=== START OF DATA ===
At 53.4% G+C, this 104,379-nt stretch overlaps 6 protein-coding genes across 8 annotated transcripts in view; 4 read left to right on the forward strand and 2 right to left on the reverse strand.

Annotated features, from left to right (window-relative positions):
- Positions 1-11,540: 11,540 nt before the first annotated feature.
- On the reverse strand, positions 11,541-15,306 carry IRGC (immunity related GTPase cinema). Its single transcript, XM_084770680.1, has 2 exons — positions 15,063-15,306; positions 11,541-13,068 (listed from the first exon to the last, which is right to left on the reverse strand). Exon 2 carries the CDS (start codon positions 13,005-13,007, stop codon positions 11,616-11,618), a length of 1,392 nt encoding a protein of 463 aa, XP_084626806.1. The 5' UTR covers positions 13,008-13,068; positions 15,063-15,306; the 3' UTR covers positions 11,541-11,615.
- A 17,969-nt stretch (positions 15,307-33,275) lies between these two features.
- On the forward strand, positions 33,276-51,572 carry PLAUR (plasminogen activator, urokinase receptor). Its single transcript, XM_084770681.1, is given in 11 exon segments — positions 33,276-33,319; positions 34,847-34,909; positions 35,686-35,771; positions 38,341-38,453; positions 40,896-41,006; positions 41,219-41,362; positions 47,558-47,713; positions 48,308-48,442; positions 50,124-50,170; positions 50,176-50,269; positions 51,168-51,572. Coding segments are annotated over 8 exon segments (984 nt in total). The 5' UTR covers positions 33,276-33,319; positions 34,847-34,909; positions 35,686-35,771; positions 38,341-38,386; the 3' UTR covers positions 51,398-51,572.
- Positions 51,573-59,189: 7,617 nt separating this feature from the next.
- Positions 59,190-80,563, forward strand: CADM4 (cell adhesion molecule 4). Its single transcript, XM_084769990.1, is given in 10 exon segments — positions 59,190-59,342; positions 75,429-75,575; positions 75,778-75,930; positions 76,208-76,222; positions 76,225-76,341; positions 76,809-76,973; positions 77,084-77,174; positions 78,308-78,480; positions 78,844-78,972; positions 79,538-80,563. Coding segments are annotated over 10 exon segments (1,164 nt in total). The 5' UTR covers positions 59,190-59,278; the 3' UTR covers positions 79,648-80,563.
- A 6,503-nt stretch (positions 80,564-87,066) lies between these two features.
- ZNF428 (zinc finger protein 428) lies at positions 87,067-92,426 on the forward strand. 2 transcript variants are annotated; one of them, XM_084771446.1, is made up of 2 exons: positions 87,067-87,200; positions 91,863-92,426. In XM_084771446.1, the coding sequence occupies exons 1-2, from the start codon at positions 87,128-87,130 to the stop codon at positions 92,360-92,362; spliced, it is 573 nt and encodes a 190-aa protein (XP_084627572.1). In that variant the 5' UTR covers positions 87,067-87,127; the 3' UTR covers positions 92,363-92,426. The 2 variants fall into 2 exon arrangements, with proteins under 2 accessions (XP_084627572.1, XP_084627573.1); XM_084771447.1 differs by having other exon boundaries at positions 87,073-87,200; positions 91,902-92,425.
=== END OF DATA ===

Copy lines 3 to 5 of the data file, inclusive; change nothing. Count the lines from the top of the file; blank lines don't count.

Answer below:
- Positions 1-11,540: 11,540 nt before the first annotated feature.
- On the reverse strand, positions 11,541-15,306 carry IRGC (immunity related GTPase cinema). Its single transcript, XM_084770680.1, has 2 exons — positions 15,063-15,306; positions 11,541-13,068 (listed from the first exon to the last, which is right to left on the reverse strand). Exon 2 carries the CDS (start codon positions 13,005-13,007, stop codon positions 11,616-11,618), a length of 1,392 nt encoding a protein of 463 aa, XP_084626806.1. The 5' UTR covers positions 13,008-13,068; positions 15,063-15,306; the 3' UTR covers positions 11,541-11,615.
- A 17,969-nt stretch (positions 15,307-33,275) lies between these two features.